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The rule that ensures that every riding in the country has equal weight when choosing the federal Conservative Party leader could have a major impact in deciding who replaces Andrew Scheer.

On the positive side, the rule ensures that any winning candidate has support from every region. On the negative side, single-issue candidates may capture weak ridings. We’ll see in the months ahead whether the positive or negative wins out.

A bit of history: Back in 2003, Canadian Alliance Leader Stephen Harper sought to convince Progressive Conservative Leader Peter MacKay that the two parties should merge. The PCs were broke and facing electoral oblivion, but Mr. MacKay rightly feared that the proposed merger would really be a takeover of his party by the much larger Alliance.

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To mitigate the Alliance’s numerical superiority, Mr. MacKay insisted that each riding association in the country be equally weighted during a leadership campaign. Calgary ridings, where Alliance supporters were thick on the ground, would each be given 100 points, with those points distributed to candidates based on the percentage of votes they received. Ridings in Quebec, where neither party could organize a Tupperware party, would also receive 100 points.

The hope was that the Progressive Conservatives would be able to influence the outcome of leadership votes, even if their supporters weren’t as numerous as Alliance supporters. Mr. Harper hated the rule, because to his mind it rewarded weakness. But Mr. MacKay was adamant and Mr. Harper accepted the rule to secure the merger.

From the very beginning, candidates tried to game the system. Belinda Stronach, daughter of auto parts tycoon Frank Stronach, sought the leadership of the new Conservative Party in 2004 despite never having run for public office, hoping her campaign organization could capture weak ridings.

She failed, losing to Mr. Harper. But Andrew Scheer had better luck in 2017. In that contest, Quebec MP Maxime Bernier was favoured to win the Conservative leadership. But Mr. Bernier opposed supply management, which protects the dairy industry from competition. With the help of the dairy farmers, Mr. Scheer beat Mr. Bernier in Quebec ridings outside Montreal. The Regina MP won the contest by the narrowest of margins, and those Quebec votes were key.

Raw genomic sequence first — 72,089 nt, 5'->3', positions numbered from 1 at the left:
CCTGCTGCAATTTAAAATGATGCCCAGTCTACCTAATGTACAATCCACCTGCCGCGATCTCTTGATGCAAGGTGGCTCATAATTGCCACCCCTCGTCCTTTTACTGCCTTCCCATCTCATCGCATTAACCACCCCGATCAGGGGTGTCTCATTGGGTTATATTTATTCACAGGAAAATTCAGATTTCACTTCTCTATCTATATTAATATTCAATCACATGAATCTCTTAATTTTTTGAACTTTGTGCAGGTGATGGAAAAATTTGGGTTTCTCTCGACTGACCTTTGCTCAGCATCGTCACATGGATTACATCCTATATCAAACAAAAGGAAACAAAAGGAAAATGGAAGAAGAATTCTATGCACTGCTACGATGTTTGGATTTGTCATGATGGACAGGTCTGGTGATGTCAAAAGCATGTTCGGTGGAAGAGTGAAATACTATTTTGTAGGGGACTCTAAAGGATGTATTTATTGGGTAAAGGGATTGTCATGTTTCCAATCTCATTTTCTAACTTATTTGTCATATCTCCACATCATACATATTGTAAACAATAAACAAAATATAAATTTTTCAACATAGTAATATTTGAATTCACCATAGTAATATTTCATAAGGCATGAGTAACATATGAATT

Doug Ford won the Ontario Progressive Conservative leadership under similar rules, even though his opponent, Christine Elliott, won the most votes and the most ridings.

Stephen Harper never got over his loathing for the equality-of-ridings rule. When he tried to have the rule changed at the 2005 Conservative policy convention, Mr. MacKay threatened to bolt the party. Mr. Harper was so angry he kicked a chair – twice. But he backed down. There have been attempts at subsequent policy conventions to water down or scrap the rule, but it remains in the party’s constitution to this day.

If Mr. MacKay decides to seek the leadership, the rule could help him lock down 32 seats in Atlantic Canada, where he is popular and the party isn’t particularly strong.

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Tim Powers, an Ottawa consultant with deep Conservative ties, supports equality-of-ridings, because "it does force you, if you are a serious national candidate, to win support in different parts of the country,” he said Tuesday. No one can sign up, say, 100,000 members in Toronto and then coast to victory. “It prevents a cakewalk.”

Yaroslav Baran, a former aide to Mr. Harper, also supports the existing rule over the straight one-member-one-vote alternative. “It promotes a more nation-building system,” he said.

In any event, as Mr. Powers points out, the bigger challenge for Conservatives is to go beyond the one in three voters who are core supporters, to broaden and deepen the Conservative Party’s appeal by embracing a more contemporary world view.

The Liberals allow people to vote for party leader simply by declaring themselves supporters, without having to pay a fee. The policy, adopted after the 2011 election, helped the party broaden its base and improve fundraising. (I advocated this policy in a 2009 book, Open and Shut.) The Conservatives should consider doing likewise.

But that is a different, much larger discussion. In the context of how the next leader is chosen, equality-of-ridings will prevail, for good or for ill.

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